Satellite photos released by Human Rights Watch Saturday showed what they are desperate to escape -- entire villages torched to the ground in clashes between Myanmar's armed forces and local militants.
More than 73,000 Rohingyas have now fled across the border since August 25, the United Nations said Sunday.
But in northern Rakhine State there are reports of at least another 30,000 Rohingyas trapped in hilly terrain without basic supplies of food, water or medicine, according to activists.
The Rohingya, a Muslim minority in predominantly Buddhist Myanmar, are considered some of the most persecuted people in the world. Myanmar, also known as Burma, considers them Bangladeshi and Bangladesh says they're Burmese.
It is the second time in less than a year that a military crackdown has led to a mass exodus.
Unable to cross the Naf river into Bangladesh and fearful to return to what's left of their homes, Rohingya activists say the refugees are stranded between Maungdaw and Rathedaung townships.
Videos provided to CNN by activists show dozens of men, women and children stranded on a mountain, surrounded by dense jungle, living in makeshift shelters made of sticks and sheets.
"The human lives that are most vulnerable must be rescued immediately without delay," executive director of Burma Human Rights Network, Kyaw Win, said in a statement.
The trapped refugees are just some of at least 100,000 Rohingyas who have been forced to flee their homes since August 25, after armed forces began "clearance operations" across Rakhine State
The government blames "terrorists" for starting the violence. Rohingya militants killed 12 security officers in border post attacks two weeks ago, according to state media, intensifying the latest crackdown.
A top military official said the government was "taking great care in solving the (Rakhine State) problem."
Due to Myanmar's policy of shutting off all access to Rakhine state for the media, CNN is not able to verify any figures independently or any stories told by refugees.
Village burnt down
Human Rights Watch renewed its calls for the Myanmar government to allow independent observers into Rakhine State, after releasing troubling satellite photos from inside the region.
"This new satellite imagery shows the total destruction of a Muslim village, and prompts serious concerns that the level of destruction in northern Rakhine state may be far worse than originally thought," Human Rights Watch deputy Asia director Phil Robertson said in a statement.
The images were taken on August 31 of Chein Khar Li village in northern Rakhine State. According to Human Rights Watch, they show about 700 buildings have been burned down, making up about 99% of the village.
"This is only one of 17 sites that we've located where burnings have taken place," Robertson said.
Reports of villages being burnt down, allegedly by Myanmar's military, previously emerged in a United Nations report investigating the 2016 crackdown on Rohingyas.
Myanmar's government has blamed the most recent violence and property destruction on Rohingya extremists.
'Hacking our people to death'
The Rohingya have long been persecuted by the Myanmar government. Despite living in the country for generations, they've been denied citizenship and are regularly harassed.
A separate outbreak of violence in 2016 saw 85,000 Rohingya fleeing across the border, bringing with them horrifying stories of rape, torture and murder inside Rakhine State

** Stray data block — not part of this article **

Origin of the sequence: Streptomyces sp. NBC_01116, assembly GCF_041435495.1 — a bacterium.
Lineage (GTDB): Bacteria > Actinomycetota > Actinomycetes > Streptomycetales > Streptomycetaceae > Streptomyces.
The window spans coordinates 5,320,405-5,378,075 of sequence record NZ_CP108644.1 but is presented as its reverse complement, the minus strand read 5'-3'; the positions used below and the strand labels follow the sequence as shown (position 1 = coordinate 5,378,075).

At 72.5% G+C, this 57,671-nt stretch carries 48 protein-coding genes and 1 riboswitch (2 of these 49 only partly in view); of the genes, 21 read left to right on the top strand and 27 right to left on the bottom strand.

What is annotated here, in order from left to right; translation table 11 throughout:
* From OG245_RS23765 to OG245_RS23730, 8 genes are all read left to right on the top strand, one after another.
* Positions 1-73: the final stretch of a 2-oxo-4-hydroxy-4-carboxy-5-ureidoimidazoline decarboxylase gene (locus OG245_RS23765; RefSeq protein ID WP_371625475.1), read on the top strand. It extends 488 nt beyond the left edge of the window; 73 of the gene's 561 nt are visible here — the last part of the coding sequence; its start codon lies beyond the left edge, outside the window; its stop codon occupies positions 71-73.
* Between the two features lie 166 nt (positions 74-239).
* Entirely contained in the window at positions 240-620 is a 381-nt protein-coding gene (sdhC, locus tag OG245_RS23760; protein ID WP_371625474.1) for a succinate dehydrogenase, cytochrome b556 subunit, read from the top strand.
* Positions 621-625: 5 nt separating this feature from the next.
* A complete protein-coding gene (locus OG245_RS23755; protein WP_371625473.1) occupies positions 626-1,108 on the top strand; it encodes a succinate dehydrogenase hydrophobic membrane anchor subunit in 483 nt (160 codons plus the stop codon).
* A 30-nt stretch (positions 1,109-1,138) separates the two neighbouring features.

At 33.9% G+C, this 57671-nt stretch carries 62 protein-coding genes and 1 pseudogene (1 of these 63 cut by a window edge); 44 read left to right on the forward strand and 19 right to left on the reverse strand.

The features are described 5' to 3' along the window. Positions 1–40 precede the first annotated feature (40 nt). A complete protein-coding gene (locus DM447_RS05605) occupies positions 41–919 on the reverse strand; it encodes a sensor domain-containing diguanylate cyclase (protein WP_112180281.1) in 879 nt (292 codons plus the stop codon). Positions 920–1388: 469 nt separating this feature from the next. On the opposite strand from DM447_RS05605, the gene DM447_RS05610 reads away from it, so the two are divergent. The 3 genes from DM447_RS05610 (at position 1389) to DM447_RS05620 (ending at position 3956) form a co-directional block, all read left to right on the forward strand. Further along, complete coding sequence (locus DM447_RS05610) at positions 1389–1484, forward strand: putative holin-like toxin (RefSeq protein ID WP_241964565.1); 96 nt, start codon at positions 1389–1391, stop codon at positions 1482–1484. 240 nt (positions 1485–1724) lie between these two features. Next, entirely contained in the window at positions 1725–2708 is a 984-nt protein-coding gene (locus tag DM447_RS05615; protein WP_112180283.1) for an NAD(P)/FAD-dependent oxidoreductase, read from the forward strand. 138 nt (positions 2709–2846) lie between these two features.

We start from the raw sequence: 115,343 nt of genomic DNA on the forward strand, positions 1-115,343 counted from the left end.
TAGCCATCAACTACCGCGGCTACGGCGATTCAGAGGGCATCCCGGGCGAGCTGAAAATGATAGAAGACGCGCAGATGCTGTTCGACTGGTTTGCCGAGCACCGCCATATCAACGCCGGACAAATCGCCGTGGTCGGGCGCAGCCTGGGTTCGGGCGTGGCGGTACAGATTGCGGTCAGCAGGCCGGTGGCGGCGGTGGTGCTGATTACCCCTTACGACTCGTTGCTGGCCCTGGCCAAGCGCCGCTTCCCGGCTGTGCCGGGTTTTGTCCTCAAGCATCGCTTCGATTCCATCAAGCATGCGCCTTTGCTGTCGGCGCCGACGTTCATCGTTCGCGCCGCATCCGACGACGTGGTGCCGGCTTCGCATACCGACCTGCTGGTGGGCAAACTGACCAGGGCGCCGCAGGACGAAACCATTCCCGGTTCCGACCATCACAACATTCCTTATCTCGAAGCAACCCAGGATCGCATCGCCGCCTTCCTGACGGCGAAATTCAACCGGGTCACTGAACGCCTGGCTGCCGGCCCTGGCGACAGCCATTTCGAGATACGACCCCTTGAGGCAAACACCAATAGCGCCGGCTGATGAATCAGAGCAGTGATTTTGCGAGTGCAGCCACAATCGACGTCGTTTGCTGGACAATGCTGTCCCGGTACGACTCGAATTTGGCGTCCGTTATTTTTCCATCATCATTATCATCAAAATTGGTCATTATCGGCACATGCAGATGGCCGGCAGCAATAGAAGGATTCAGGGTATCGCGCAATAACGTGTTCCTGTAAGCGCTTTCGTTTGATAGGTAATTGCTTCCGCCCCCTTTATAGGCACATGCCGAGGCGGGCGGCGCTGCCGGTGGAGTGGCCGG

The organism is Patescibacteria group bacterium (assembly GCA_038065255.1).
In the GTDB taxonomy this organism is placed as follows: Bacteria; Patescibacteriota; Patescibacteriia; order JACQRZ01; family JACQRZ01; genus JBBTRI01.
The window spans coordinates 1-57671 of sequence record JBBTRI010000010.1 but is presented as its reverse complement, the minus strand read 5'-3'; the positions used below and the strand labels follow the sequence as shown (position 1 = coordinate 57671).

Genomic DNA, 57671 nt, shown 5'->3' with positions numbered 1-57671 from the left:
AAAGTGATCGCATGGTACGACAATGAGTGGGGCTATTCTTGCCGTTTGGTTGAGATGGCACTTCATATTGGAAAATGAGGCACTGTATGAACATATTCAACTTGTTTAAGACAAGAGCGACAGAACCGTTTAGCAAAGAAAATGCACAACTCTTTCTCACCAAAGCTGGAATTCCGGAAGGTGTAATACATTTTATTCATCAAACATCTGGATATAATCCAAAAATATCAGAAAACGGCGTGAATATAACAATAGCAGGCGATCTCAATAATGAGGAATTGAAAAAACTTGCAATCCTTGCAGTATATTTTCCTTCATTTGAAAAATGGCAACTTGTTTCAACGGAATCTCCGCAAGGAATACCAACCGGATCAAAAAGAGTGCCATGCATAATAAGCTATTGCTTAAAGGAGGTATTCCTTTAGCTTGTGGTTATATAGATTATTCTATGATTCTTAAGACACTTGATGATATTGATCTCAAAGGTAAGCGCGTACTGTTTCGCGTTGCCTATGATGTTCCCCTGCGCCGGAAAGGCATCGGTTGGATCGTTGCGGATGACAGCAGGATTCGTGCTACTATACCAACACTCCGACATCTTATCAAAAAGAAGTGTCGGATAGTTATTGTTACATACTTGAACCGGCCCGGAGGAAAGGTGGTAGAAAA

Some refugees who poured across the border into Bangladesh told CNN what they had witnessed since the latest crackdown began two weeks ago.
"They are beating us, shooting at us and hacking our people to death," Hamida Begum, a refugee who has left everything behind, told CNN.
"Many people were killed. Many women were raped and killed. We are very poor."
Top general: Military 'solving the problem'
On Saturday, a top Myanmar general issued an defiant statement on the violence in Rakhine State.
Posted to his Facebook page, Senior Gen. Min Aung Hlaing said the only action been taken against "Bengalis" was "to ensure everything is within the framework of the law."
"The Bengali problem was a long-standing one which has become an unfinished job despite the efforts of the previous governments to solve it," he said.
"The government in office is taking great care in solving the problem."
In his post, Gen. Hlaing didn't address protests made by Bangladesh alleging Myanmar's military had violated their airspace on multiple occasions in the past week.
In a note sent to Myanmar's embassy in Dhaka on Friday, Bangladesh's Ministry of Foreign Affairs "strongly protested" the incursions and warned it could lead "to an unwarranted situation."
"Bangladesh demanded Myanmar take immediate measures to prevent recurrence of such incursion in the future," a statement posted to the Bangladesh Foreign Ministry's website said.
International condemnation grows
On Sunday night, Indonesia's minister for Foreign Affairs Retno Marsudi flew to Myanmar to request the government cease all violence against the Muslim Rohingya minority.
Indonesian president Joko Widodo announced the move in a statement
, condemning the attacks and demanding real action to help the Rohingyas. Indonesia is the largest Muslim majority country in the world.
Nobel laureate Malala has called out Myanmar's state councilor and defacto leader Aung San Suu Kyi over the violence, saying in a statement she was still waiting for her fellow Nobel Winner to join her in condemning the treatment of Rohingyas.
"Every time I see the news, my heart breaks at the suffering of the Rohingya Muslims in Myanmar," she wrote.
Qatar foreign minister Al Thani said his country "strongly condemn(ed) attacks on Rohingya Muslims during Eid," calling on the country to follow international laws.